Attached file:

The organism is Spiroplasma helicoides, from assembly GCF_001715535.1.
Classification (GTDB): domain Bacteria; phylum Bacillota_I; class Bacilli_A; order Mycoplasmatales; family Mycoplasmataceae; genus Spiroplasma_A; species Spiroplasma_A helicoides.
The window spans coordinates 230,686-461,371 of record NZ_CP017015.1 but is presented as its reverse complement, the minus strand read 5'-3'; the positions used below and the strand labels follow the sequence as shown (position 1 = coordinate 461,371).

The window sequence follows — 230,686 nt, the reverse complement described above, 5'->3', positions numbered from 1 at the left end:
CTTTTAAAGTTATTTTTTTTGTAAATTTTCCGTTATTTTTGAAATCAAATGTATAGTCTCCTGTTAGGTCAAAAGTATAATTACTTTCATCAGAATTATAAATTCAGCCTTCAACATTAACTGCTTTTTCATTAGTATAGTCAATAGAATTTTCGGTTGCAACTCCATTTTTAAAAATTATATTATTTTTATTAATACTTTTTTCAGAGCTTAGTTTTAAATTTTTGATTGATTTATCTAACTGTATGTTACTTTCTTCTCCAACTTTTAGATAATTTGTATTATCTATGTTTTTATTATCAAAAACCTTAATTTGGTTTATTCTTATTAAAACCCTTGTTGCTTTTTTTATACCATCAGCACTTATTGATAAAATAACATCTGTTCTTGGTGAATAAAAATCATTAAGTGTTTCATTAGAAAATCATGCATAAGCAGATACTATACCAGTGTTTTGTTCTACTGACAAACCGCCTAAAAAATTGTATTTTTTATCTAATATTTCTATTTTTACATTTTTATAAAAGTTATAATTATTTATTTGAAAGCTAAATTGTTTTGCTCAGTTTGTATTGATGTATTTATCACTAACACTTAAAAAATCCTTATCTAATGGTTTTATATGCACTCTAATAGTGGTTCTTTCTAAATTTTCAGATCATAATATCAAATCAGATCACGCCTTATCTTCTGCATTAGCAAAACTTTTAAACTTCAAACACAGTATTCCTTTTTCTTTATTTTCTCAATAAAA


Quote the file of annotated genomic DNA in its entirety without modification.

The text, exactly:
The organism is Spiroplasma helicoides, from assembly GCF_001715535.1.
Classification (GTDB): domain Bacteria; phylum Bacillota_I; class Bacilli_A; order Mycoplasmatales; family Mycoplasmataceae; genus Spiroplasma_A; species Spiroplasma_A helicoides.
The window spans coordinates 230,686-461,371 of record NZ_CP017015.1 but is presented as its reverse complement, the minus strand read 5'-3'; the positions used below and the strand labels follow the sequence as shown (position 1 = coordinate 461,371).

The window sequence follows — 230,686 nt, the reverse complement described above, 5'->3', positions numbered from 1 at the left end:
CTTTTAAAGTTATTTTTTTTGTAAATTTTCCGTTATTTTTGAAATCAAATGTATAGTCTCCTGTTAGGTCAAAAGTATAATTACTTTCATCAGAATTATAAATTCAGCCTTCAACATTAACTGCTTTTTCATTAGTATAGTCAATAGAATTTTCGGTTGCAACTCCATTTTTAAAAATTATATTATTTTTATTAATACTTTTTTCAGAGCTTAGTTTTAAATTTTTGATTGATTTATCTAACTGTATGTTACTTTCTTCTCCAACTTTTAGATAATTTGTATTATCTATGTTTTTATTATCAAAAACCTTAATTTGGTTTATTCTTATTAAAACCCTTGTTGCTTTTTTTATACCATCAGCACTTATTGATAAAATAACATCTGTTCTTGGTGAATAAAAATCATTAAGTGTTTCATTAGAAAATCATGCATAAGCAGATACTATACCAGTGTTTTGTTCTACTGACAAACCGCCTAAAAAATTGTATTTTTTATCTAATATTTCTATTTTTACATTTTTATAAAAGTTATAATTATTTATTTGAAAGCTAAATTGTTTTGCTCAGTTTGTATTGATGTATTTATCACTAACACTTAAAAAATCCTTATCTAATGGTTTTATATGCACTCTAATAGTGGTTCTTTCTAAATTTTCAGATCATAATATCAAATCAGATCACGCCTTATCTTCTGCATTAGCAAAACTTTTAAACTTCAAACACAGTATTCCTTTTTCTTTATTTTCTCAATAAAA